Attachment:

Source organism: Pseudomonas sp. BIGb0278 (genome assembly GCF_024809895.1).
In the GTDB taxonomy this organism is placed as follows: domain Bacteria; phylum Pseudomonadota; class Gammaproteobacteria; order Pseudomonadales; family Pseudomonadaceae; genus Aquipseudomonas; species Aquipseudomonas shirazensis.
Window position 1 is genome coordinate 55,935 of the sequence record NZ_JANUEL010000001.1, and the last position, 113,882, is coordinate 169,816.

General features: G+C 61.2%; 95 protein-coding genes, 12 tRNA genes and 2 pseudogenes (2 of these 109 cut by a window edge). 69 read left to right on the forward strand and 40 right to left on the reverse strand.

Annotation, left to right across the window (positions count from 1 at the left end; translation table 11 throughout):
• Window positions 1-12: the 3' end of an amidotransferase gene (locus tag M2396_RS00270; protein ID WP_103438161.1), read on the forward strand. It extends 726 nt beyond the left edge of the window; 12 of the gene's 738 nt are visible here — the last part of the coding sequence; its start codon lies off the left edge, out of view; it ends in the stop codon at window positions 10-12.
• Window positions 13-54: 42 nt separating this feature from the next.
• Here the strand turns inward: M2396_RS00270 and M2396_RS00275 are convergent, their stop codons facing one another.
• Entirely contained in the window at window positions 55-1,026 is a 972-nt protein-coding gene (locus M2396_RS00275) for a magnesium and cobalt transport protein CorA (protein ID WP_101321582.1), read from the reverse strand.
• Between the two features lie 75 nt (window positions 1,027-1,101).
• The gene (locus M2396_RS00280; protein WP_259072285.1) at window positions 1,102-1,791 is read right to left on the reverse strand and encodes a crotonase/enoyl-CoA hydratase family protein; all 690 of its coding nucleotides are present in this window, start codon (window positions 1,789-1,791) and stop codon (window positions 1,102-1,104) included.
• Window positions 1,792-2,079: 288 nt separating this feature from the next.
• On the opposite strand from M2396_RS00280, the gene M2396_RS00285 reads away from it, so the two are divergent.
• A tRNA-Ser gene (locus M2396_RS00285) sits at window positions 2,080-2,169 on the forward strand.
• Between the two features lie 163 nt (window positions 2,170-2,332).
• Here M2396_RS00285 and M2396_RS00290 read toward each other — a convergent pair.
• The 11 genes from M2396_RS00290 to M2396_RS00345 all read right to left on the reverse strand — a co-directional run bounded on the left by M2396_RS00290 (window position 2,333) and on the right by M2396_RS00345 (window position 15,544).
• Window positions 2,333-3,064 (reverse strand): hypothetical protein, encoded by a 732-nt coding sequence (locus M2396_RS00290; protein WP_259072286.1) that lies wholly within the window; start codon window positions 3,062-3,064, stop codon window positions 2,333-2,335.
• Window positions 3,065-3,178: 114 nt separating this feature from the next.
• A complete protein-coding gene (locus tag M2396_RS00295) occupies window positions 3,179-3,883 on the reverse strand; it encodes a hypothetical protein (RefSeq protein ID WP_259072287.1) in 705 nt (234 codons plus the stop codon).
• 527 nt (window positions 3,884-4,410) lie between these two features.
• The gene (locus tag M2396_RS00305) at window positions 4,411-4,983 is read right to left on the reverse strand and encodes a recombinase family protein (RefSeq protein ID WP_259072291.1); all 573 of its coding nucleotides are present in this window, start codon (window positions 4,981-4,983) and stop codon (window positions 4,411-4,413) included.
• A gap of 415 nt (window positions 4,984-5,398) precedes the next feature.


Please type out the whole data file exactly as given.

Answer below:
Source organism: Pseudomonas sp. BIGb0278 (genome assembly GCF_024809895.1).
In the GTDB taxonomy this organism is placed as follows: domain Bacteria; phylum Pseudomonadota; class Gammaproteobacteria; order Pseudomonadales; family Pseudomonadaceae; genus Aquipseudomonas; species Aquipseudomonas shirazensis.
Window position 1 is genome coordinate 55,935 of the sequence record NZ_JANUEL010000001.1, and the last position, 113,882, is coordinate 169,816.

General features: G+C 61.2%; 95 protein-coding genes, 12 tRNA genes and 2 pseudogenes (2 of these 109 cut by a window edge). 69 read left to right on the forward strand and 40 right to left on the reverse strand.

Annotation, left to right across the window (positions count from 1 at the left end; translation table 11 throughout):
• Window positions 1-12: the 3' end of an amidotransferase gene (locus tag M2396_RS00270; protein ID WP_103438161.1), read on the forward strand. It extends 726 nt beyond the left edge of the window; 12 of the gene's 738 nt are visible here — the last part of the coding sequence; its start codon lies off the left edge, out of view; it ends in the stop codon at window positions 10-12.
• Window positions 13-54: 42 nt separating this feature from the next.
• Here the strand turns inward: M2396_RS00270 and M2396_RS00275 are convergent, their stop codons facing one another.
• Entirely contained in the window at window positions 55-1,026 is a 972-nt protein-coding gene (locus M2396_RS00275) for a magnesium and cobalt transport protein CorA (protein ID WP_101321582.1), read from the reverse strand.
• Between the two features lie 75 nt (window positions 1,027-1,101).
• The gene (locus M2396_RS00280; protein WP_259072285.1) at window positions 1,102-1,791 is read right to left on the reverse strand and encodes a crotonase/enoyl-CoA hydratase family protein; all 690 of its coding nucleotides are present in this window, start codon (window positions 1,789-1,791) and stop codon (window positions 1,102-1,104) included.
• Window positions 1,792-2,079: 288 nt separating this feature from the next.
• On the opposite strand from M2396_RS00280, the gene M2396_RS00285 reads away from it, so the two are divergent.
• A tRNA-Ser gene (locus M2396_RS00285) sits at window positions 2,080-2,169 on the forward strand.
• Between the two features lie 163 nt (window positions 2,170-2,332).
• Here M2396_RS00285 and M2396_RS00290 read toward each other — a convergent pair.
• The 11 genes from M2396_RS00290 to M2396_RS00345 all read right to left on the reverse strand — a co-directional run bounded on the left by M2396_RS00290 (window position 2,333) and on the right by M2396_RS00345 (window position 15,544).
• Window positions 2,333-3,064 (reverse strand): hypothetical protein, encoded by a 732-nt coding sequence (locus M2396_RS00290; protein WP_259072286.1) that lies wholly within the window; start codon window positions 3,062-3,064, stop codon window positions 2,333-2,335.
• Window positions 3,065-3,178: 114 nt separating this feature from the next.
• A complete protein-coding gene (locus tag M2396_RS00295) occupies window positions 3,179-3,883 on the reverse strand; it encodes a hypothetical protein (RefSeq protein ID WP_259072287.1) in 705 nt (234 codons plus the stop codon).
• 527 nt (window positions 3,884-4,410) lie between these two features.
• The gene (locus tag M2396_RS00305) at window positions 4,411-4,983 is read right to left on the reverse strand and encodes a recombinase family protein (RefSeq protein ID WP_259072291.1); all 573 of its coding nucleotides are present in this window, start codon (window positions 4,981-4,983) and stop codon (window positions 4,411-4,413) included.
• A gap of 415 nt (window positions 4,984-5,398) precedes the next feature.